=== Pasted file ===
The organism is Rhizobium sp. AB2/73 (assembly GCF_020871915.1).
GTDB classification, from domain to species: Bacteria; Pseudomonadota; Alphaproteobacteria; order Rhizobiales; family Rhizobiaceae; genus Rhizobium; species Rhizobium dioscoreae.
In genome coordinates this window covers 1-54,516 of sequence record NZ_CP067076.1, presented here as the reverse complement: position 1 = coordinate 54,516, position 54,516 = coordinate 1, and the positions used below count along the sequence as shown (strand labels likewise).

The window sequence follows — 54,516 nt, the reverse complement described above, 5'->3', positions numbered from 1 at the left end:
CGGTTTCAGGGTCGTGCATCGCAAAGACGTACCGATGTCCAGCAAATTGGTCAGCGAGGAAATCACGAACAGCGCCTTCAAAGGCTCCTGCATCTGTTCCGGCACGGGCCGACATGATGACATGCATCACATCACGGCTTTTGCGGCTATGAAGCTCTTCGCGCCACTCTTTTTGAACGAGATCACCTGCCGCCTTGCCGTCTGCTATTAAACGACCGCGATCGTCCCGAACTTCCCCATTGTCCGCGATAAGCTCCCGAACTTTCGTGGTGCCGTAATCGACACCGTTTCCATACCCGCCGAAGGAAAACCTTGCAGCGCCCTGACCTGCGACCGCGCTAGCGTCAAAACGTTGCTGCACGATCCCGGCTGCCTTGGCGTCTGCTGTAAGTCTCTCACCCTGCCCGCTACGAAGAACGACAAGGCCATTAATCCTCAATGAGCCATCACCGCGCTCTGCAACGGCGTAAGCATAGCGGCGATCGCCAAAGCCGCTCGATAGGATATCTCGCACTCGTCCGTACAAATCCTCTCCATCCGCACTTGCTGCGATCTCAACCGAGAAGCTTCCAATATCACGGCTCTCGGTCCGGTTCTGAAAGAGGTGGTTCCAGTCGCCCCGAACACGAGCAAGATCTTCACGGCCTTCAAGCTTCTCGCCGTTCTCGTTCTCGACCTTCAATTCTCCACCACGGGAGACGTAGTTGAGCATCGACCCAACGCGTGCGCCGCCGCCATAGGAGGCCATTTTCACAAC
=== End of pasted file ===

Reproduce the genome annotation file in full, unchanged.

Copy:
The organism is Rhizobium sp. AB2/73 (assembly GCF_020871915.1).
GTDB classification, from domain to species: Bacteria; Pseudomonadota; Alphaproteobacteria; order Rhizobiales; family Rhizobiaceae; genus Rhizobium; species Rhizobium dioscoreae.
In genome coordinates this window covers 1-54,516 of sequence record NZ_CP067076.1, presented here as the reverse complement: position 1 = coordinate 54,516, position 54,516 = coordinate 1, and the positions used below count along the sequence as shown (strand labels likewise).

The window sequence follows — 54,516 nt, the reverse complement described above, 5'->3', positions numbered from 1 at the left end:
CGGTTTCAGGGTCGTGCATCGCAAAGACGTACCGATGTCCAGCAAATTGGTCAGCGAGGAAATCACGAACAGCGCCTTCAAAGGCTCCTGCATCTGTTCCGGCACGGGCCGACATGATGACATGCATCACATCACGGCTTTTGCGGCTATGAAGCTCTTCGCGCCACTCTTTTTGAACGAGATCACCTGCCGCCTTGCCGTCTGCTATTAAACGACCGCGATCGTCCCGAACTTCCCCATTGTCCGCGATAAGCTCCCGAACTTTCGTGGTGCCGTAATCGACACCGTTTCCATACCCGCCGAAGGAAAACCTTGCAGCGCCCTGACCTGCGACCGCGCTAGCGTCAAAACGTTGCTGCACGATCCCGGCTGCCTTGGCGTCTGCTGTAAGTCTCTCACCCTGCCCGCTACGAAGAACGACAAGGCCATTAATCCTCAATGAGCCATCACCGCGCTCTGCAACGGCGTAAGCATAGCGGCGATCGCCAAAGCCGCTCGATAGGATATCTCGCACTCGTCCGTACAAATCCTCTCCATCCGCACTTGCTGCGATCTCAACCGAGAAGCTTCCAATATCACGGCTCTCGGTCCGGTTCTGAAAGAGGTGGTTCCAGTCGCCCCGAACACGAGCAAGATCTTCACGGCCTTCAAGCTTCTCGCCGTTCTCGTTCTCGACCTTCAATTCTCCACCACGGGAGACGTAGTTGAGCATCGACCCAACGCGTGCGCCGCCGCCATAGGAGGCCATTTTCACAAC